In January 2009, 22.7 percent of facilities had a one-star rating while 35.2 percent had a four- or five-star rating. By December 2011, the proportion with a one-star rating had declined to 15.6 percent, while 43.2 percent had a rating of four or five stars.
The Center for Medicare Advocacy Analyses Have Shown that Poor Quality Facilities... Report High Staffing and QMs, Boosting Their Overall Star Ratings
In September 2013, the Center showed that facilities with one star in health surveys still report high quality measures. The Center found that facilities with one-star ratings in health surveys in three geographically diverse states ... Georgia, Illinois, and Oregon. All had high quality measures.
In Georgia, 29 of 57 one-star facilities (51%) had four stars in quality measures. In Illinois, 33 of 93 one-star facilities (35%) had four stars in quality measures. and in Oregon, two of five facilities (40%) had four stars in quality measures. The Center found similar results with Special Focus Facilities (SFFs). These are facilities that are identified as among those providing the worst care in the country.
CMS requires that survey agencies conduct additional surveys in SFFs. And that more intensive enforcement action is imposed against SFFs.
The Center’s analysis of SFFs found that 17 of 47 facilities added to the SFF list (36%). As of May 16, 2011, reported quality measures leading to four- and five-star ratings in the QM domain.
On April 15, 2014, the Center did another analysis of the facilities on the SFF list. This time, looking at facilities that had not improved, as of March 20, 2014. The analysis shows similar disparities between... the overall measure, the health survey measure, staffing, and the QMs.
Nineteen facilities on the list of Special Focus Facilities had not improved. They had been on the list for 12 to 40 months.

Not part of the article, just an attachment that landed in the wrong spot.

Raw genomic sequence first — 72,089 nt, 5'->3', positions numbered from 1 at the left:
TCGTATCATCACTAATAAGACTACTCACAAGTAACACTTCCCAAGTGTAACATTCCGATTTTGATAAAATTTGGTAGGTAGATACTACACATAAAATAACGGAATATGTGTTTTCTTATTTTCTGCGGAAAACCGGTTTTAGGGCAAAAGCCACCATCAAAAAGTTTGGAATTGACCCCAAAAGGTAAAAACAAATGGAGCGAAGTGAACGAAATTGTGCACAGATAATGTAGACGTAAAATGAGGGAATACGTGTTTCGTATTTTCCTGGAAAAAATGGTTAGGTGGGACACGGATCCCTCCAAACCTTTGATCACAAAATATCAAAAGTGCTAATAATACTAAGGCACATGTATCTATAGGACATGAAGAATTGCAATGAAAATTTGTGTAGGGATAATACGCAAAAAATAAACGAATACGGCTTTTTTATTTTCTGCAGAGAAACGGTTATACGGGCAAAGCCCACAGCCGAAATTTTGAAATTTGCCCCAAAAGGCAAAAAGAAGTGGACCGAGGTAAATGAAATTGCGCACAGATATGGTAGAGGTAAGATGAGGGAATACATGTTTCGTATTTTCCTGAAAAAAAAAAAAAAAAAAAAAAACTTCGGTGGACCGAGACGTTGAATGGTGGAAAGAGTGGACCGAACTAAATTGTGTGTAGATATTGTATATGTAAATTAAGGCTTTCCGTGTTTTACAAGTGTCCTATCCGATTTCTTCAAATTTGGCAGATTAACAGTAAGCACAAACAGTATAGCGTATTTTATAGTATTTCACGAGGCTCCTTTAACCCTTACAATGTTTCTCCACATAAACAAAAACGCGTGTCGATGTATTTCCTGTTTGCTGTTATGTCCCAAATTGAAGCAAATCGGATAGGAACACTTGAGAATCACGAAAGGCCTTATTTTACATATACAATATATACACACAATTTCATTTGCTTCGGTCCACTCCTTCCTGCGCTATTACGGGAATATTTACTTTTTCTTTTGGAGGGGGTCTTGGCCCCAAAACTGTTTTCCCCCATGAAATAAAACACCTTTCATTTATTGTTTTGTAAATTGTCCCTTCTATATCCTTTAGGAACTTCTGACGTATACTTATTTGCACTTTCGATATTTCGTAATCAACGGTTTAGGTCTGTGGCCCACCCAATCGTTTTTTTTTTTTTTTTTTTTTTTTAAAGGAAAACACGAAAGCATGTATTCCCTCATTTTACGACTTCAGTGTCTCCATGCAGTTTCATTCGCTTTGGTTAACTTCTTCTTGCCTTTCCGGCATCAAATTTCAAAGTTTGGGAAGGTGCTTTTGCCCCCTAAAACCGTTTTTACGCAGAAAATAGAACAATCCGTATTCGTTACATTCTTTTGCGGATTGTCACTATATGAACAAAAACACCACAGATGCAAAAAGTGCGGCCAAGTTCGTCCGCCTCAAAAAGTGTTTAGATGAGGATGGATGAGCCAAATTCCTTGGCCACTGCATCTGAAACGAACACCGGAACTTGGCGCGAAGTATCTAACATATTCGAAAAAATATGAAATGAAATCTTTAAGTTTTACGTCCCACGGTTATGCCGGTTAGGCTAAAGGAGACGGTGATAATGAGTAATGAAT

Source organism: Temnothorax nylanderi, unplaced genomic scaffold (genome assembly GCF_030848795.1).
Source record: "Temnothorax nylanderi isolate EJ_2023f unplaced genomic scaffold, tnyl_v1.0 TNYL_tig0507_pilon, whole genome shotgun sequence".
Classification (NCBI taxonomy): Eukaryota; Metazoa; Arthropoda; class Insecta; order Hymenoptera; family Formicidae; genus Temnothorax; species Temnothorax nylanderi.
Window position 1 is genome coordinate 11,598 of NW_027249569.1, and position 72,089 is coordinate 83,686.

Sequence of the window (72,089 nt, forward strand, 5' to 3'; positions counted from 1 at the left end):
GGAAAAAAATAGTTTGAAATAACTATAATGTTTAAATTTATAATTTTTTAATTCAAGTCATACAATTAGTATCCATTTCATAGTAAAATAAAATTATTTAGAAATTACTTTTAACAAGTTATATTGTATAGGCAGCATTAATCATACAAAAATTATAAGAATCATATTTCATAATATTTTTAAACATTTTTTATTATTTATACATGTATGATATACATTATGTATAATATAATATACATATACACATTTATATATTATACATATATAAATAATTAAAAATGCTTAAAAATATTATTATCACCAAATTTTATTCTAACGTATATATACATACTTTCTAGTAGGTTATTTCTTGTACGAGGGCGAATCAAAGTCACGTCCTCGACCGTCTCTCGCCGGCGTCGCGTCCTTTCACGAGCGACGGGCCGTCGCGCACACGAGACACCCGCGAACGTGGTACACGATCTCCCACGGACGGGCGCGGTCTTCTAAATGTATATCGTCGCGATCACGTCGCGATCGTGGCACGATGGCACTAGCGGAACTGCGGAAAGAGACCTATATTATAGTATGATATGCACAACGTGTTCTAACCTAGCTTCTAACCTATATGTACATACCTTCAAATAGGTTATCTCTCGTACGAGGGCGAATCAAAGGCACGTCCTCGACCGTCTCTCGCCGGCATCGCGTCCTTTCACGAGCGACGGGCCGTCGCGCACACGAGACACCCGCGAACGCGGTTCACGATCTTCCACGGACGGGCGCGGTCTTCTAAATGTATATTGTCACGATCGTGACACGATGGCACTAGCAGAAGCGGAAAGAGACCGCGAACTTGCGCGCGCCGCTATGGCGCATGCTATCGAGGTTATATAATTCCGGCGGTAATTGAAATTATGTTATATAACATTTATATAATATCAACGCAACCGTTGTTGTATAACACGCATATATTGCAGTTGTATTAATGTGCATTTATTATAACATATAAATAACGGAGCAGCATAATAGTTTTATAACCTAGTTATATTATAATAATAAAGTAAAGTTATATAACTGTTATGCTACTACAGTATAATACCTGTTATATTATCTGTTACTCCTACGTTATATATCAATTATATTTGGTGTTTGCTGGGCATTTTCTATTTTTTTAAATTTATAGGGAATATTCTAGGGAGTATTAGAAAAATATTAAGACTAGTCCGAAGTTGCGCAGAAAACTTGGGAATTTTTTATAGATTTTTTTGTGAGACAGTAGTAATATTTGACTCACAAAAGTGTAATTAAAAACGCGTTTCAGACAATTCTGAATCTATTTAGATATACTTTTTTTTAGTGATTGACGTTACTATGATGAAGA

* 11 of the 19 (58%) had overall ratings that exceeded their health survey
* 9 of the 19 (47%) had overall ratings of 2 stars, but health surveys of 1 star
* Staffing measure * 1 of the 19 (5%) had 5 stars in staffing
* 10 of 19 (53%) had 4 stars in staffing.
* 3 of 19 (16%) had 3 stars in staffing
* 2 of 19 (10%) had 2 stars in staffing
* 2 of 19 (10%) had 1 star in staffing
* 1 of 19 (5%) had staffing not reported
* Quality measures
* 1 of 19 (5%) had 5 stars in QMs
* 9 of 19 (47 ) had 4 stars in QMs
* 7 of 19 (37%) had 3 stars in QMs
* 1 of 19 (5%) had 2 stars in QMs
* 1 of 19 (5%) had 1 star in QM
A recent example... of a Special Focus Facility in Texas clearly illustrates the point. Poor facilities can report high quality measures… and improve their overall star rating as a result.
Southaven Nursing Center, a Dallas nursing facility, lost its Medicare and Medicaid certification in March 2014,. This was following 39 months on CMS’s SFF list. The facility received two stars in health inspections, yet five stars in QMs. Boosting its overall rating to three stars.
Advocacy for Nursing Home Residents
Conclusion... The Inspector General found that nearly one-third of Medicare residents experienced very poor care in August 2011. Much of which it considered avoidable because of inadequate staffing. Industry claims of improving care are based on self-reported data. This self reporting is highly suspect.